Italo Calvino (kahl-VEE-noh) was born in Santiago de las Vegas, Cuba, near Havana, on October 15, 1923, to parents who were well into middle age. Agricultural scientists, they returned to the ancestral farm on the Italian Riviera when Calvino was two. Their intellectual openness, enlightened skepticism, and enthusiasm for scientific method deeply influenced Calvino’s later artistic development.
After a rather lonely adolescence, Calvino left San Remo to study agronomy at the University of Turin in 1941. Drafted into the national army two years later, he immediately deserted to join the Italian Resistance and fight Fascism. When World War II ended in 1945, he returned to Turin, changed his major from agronomy to English literature (his thesis was on Joseph Conrad), completed his degree, and began writing fiction. His first novel, Il sentiero dei nidi di ragno (1947, 1957, 1965; The Path to the Nest of Spiders, 1956), a realistic story about an orphan’s wartime adventures with a band of partisans, first appeared in 1947. It won the Riccione literary prize in 1947 and much critical praise. His many short stories, some of which in the collection Gli amore difficili (1970; Difficult Loves, 1984), also earned acclaim.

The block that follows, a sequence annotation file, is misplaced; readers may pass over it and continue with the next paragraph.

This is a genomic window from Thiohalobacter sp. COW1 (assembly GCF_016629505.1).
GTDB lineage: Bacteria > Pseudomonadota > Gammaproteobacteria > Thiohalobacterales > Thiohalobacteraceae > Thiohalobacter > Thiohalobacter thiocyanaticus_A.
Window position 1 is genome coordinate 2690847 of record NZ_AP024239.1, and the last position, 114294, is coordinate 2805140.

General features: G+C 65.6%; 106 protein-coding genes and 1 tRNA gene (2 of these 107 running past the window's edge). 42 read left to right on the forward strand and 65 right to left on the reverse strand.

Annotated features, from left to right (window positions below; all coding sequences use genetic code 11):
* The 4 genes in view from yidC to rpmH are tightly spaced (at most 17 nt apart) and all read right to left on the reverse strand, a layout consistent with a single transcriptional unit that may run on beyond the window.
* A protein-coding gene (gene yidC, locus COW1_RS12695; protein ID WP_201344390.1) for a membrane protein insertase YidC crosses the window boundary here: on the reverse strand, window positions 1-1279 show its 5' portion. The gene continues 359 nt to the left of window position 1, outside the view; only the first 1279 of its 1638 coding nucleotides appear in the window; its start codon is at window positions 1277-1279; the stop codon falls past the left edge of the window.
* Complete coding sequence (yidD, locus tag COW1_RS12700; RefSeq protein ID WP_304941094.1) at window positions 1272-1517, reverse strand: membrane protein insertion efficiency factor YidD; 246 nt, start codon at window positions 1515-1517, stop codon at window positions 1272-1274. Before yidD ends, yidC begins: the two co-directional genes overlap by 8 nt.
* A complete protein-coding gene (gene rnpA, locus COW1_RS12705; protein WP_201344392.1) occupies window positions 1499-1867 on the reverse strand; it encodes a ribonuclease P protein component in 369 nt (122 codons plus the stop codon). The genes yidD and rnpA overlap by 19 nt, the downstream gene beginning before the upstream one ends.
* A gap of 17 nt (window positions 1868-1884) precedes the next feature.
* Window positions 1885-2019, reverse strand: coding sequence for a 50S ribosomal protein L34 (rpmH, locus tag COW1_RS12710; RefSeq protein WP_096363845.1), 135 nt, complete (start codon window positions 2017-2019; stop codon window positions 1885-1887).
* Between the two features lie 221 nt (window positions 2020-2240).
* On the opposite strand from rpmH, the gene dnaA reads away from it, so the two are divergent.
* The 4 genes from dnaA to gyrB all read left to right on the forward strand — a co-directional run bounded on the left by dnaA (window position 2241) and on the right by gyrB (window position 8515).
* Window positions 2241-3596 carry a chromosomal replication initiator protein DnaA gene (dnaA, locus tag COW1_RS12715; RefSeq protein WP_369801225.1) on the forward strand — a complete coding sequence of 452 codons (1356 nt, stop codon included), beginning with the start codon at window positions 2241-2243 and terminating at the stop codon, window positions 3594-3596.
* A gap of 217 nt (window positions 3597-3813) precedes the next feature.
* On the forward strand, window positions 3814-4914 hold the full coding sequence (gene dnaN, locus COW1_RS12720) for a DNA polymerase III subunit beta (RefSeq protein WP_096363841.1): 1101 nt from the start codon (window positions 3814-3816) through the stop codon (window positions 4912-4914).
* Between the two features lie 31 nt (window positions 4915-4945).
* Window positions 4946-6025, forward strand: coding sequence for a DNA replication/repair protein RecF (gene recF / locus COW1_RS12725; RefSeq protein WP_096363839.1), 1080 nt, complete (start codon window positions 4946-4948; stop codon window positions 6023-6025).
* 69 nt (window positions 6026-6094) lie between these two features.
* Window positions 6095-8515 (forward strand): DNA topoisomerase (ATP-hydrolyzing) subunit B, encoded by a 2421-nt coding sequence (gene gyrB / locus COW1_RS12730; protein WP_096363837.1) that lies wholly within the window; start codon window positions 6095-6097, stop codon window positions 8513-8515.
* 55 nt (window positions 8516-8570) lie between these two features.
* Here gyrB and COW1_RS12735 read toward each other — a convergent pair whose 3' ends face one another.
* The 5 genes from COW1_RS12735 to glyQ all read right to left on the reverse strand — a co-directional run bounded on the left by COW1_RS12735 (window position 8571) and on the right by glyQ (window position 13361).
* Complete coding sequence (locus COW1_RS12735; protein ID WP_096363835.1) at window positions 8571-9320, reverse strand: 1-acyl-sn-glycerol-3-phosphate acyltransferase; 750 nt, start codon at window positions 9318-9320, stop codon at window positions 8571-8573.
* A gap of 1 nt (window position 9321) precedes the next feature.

In his mid-twenties, Calvino took a position with the Einaudi publishing house. The staff there included novelists Elio Vittorini, Cesare Pavese, and Natalia Ginzburg—all leaders in Italy’s intellectual vanguard. They introduced Calvino to the neorealist literary movement and encouraged his increasingly active participation in politics. Under their tutelage, Calvino found the late 1940’s and the 1950’s especially productive.
Besides his editorship at Einaudi (a position he kept until his death), he directed a literary journal with Vittorini, served on the staff of Italy’s official Communist newspaper, and contributed many polemical articles to Il politecnico. He also produced an amazing amount...
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